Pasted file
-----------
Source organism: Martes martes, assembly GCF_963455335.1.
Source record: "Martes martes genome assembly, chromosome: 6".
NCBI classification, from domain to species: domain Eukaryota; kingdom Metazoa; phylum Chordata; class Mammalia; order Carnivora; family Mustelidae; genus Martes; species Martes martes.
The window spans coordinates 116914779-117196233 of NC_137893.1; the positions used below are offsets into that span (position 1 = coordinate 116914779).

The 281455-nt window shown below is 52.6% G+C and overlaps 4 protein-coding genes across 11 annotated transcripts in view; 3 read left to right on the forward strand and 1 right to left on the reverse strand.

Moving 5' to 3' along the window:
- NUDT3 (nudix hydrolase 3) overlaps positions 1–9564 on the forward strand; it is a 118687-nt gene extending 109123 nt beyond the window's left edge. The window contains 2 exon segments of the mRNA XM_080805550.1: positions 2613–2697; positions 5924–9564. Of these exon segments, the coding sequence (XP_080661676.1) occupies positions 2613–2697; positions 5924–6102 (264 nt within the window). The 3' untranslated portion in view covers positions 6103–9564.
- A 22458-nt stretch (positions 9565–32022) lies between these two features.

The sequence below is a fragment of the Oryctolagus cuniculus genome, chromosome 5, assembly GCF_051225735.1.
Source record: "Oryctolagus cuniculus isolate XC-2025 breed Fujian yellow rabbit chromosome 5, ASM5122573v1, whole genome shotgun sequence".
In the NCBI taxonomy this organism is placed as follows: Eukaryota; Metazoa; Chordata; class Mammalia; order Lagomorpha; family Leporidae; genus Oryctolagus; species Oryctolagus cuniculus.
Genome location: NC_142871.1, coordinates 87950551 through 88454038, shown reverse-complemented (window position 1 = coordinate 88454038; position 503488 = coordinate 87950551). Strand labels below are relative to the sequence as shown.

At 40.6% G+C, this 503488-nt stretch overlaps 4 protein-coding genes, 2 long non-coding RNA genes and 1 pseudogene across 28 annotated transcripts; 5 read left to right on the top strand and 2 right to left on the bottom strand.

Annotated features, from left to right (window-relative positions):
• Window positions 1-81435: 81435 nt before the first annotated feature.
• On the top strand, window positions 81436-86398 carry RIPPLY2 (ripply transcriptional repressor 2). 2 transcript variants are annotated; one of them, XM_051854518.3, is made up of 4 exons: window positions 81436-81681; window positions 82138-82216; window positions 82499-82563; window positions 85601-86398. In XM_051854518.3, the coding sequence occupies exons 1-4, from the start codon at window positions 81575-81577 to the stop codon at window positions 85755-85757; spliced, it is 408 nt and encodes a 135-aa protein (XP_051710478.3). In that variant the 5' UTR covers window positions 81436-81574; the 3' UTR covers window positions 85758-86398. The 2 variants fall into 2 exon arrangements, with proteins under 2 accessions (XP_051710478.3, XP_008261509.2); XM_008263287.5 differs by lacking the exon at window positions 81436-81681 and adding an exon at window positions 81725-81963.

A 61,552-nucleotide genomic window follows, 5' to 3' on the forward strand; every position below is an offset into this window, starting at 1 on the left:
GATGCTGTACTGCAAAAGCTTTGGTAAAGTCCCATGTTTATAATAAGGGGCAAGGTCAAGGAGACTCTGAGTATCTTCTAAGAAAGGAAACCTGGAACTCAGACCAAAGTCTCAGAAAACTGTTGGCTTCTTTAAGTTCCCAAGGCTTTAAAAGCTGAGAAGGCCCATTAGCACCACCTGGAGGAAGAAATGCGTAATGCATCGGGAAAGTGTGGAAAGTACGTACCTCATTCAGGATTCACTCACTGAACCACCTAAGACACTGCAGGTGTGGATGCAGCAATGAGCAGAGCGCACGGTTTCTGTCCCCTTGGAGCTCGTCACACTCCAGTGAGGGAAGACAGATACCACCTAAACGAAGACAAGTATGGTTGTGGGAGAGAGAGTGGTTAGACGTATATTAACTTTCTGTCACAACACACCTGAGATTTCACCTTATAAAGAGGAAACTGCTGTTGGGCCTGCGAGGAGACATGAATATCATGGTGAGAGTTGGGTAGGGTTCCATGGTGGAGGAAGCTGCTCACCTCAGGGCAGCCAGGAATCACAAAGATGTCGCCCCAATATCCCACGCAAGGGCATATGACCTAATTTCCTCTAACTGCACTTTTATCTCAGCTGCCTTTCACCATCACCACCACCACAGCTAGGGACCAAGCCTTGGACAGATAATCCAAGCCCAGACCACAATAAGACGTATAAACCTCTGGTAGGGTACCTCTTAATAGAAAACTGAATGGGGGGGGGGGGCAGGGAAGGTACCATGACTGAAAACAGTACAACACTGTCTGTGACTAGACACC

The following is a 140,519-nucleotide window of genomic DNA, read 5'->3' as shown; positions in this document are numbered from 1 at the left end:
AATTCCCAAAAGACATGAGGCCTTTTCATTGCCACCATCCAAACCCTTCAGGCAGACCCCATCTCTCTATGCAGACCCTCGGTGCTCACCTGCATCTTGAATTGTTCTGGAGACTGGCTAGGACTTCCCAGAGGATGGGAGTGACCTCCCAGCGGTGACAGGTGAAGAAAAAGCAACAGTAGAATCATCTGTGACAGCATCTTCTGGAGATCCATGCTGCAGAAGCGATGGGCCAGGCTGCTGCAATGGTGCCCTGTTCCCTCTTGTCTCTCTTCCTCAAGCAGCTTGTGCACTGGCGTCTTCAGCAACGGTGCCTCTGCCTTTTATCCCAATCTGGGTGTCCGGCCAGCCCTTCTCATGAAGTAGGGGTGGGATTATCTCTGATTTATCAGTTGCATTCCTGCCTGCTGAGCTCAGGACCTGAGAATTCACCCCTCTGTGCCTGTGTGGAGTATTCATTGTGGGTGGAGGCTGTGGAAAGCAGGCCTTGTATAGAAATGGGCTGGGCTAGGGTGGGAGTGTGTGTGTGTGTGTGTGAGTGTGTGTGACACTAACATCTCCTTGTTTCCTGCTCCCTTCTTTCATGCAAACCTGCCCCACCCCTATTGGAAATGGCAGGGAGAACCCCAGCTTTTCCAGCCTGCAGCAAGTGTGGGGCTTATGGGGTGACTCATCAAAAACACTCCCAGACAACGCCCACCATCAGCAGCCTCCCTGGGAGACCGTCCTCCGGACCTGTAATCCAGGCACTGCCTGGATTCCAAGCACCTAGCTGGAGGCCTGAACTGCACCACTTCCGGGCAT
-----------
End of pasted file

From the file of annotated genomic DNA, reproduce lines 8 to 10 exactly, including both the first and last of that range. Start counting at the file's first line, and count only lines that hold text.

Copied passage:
- A 22458-nt stretch (positions 9565–32022) lies between these two features.

The sequence below is a fragment of the Oryctolagus cuniculus genome, chromosome 5, assembly GCF_051225735.1.
Source record: "Oryctolagus cuniculus isolate XC-2025 breed Fujian yellow rabbit chromosome 5, ASM5122573v1, whole genome shotgun sequence".